I would suggest connecting a dual-pot to tune the + and - voltage in sync with each other, and have a +5V regulated output as well (for the Arduino and TTL level logic.

An alternative to your two power brick + buck/boost converter design would be to use a Single-to-dual-rail Buck/Boost converter. This will reduce the power bricks needed to one and provide a single pot (in some boards) to tune the voltage of both rails.

I would post a link to a product or two, but those links change too often for it to be of help. Search `dual rail buck boost converter' on Amazon or Aliexpress.


For low noise use I would suggest you buy a calibrated unit (expensive), or build a Linear power supply with a 2 to 3 terminal transformer from mains, then regulate the terminals as a dual supply. You can search common hobby kits for schematics by googling Dual rail linear supply circuit. You can even get fancy by having a feedback signal to an op-amp or Arduino to control the voltage.


Small instances that require a set negative rail voltage, for example, a single ADC or Op Amp, you can use a charge pump IC or discrete circuit. These will work great, but power/current output will be low.


The quick fix: Two 9V batteries connected in series with the center terminals being your ground. Great for the quick prototype, and even portable units that require dual rail supplies.

schematic

simulate this circuit – Schematic created using CircuitLab

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  • \$\begingroup\$ I have searched for the power supplies you've mentioned- just now, and quite often in the past. I have yet to find one that includes: Constant Current mode and the voltmeter/ammeter already built in. Given that I just saw a pile of Lenovo power bricks at a thrift shop for $3 US, I think that's the quickest and thriftiest way to go- even if a little weird. It gives me everything I want, and UL listed quality 19V power. I like UL listing on anything I plug into mains. I'll go cheap on the low voltage stuff. :-) But I do have a B&K 1761. It's just bulky for dinking around with Arduino. \$\endgroup\$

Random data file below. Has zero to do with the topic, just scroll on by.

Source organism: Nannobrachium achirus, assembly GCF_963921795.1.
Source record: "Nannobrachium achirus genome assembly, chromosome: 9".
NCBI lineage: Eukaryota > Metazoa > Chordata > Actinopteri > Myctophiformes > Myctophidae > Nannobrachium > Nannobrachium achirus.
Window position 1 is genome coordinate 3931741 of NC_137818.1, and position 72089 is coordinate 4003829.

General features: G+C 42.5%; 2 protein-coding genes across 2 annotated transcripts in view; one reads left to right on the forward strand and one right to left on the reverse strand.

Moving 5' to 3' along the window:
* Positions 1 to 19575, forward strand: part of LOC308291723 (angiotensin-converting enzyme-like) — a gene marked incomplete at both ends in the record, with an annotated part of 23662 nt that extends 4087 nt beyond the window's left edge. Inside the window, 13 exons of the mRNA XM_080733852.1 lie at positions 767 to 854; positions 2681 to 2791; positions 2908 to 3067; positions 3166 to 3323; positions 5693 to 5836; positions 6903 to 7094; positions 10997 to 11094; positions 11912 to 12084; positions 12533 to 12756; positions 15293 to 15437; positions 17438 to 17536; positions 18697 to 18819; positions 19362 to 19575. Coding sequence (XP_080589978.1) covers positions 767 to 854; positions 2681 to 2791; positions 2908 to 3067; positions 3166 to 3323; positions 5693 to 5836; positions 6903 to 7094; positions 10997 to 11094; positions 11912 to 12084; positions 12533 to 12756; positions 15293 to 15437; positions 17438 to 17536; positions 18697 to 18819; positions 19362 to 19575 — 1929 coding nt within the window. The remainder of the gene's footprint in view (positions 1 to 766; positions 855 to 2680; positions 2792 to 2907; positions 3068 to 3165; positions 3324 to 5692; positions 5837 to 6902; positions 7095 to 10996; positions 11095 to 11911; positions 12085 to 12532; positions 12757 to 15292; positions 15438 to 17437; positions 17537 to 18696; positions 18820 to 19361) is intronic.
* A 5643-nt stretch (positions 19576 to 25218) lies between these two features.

– Mike S
    Commented Nov 28, 2023 at 13:49
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    \$\begingroup\$ I like your idea of adding additional +5V power. I'll add that to my design on the +V side. \$\endgroup\$
    – Mike S
    Commented Nov 28, 2023 at 13:50
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    \$\begingroup\$ @MikeS Thrifting for electronics used to be how I acquired electronics parts as a kid (and then I found online shopping)! For your application, having two power bricks will work as intended. As for constant current, you can use some power transistors to create a current mirror and use that as a current limiter. For applications where CC is needed, usually it would be a current source, which a howland current source or current mirror can do. CV is primarily utilized and the CC function on a PSU would be (in my case) used as a protection or limit for when I inevitably short something. \$\endgroup\$
    – Pxl
    Commented Nov 28, 2023 at 17:02
  • \$\begingroup\$ @MikeS I just had an additional thought: You may be able to find a buck/boost with current limiting functionality as well. I believe they exist somewhere out there. \$\endgroup\$
    – Pxl
    Commented Nov 28, 2023 at 17:04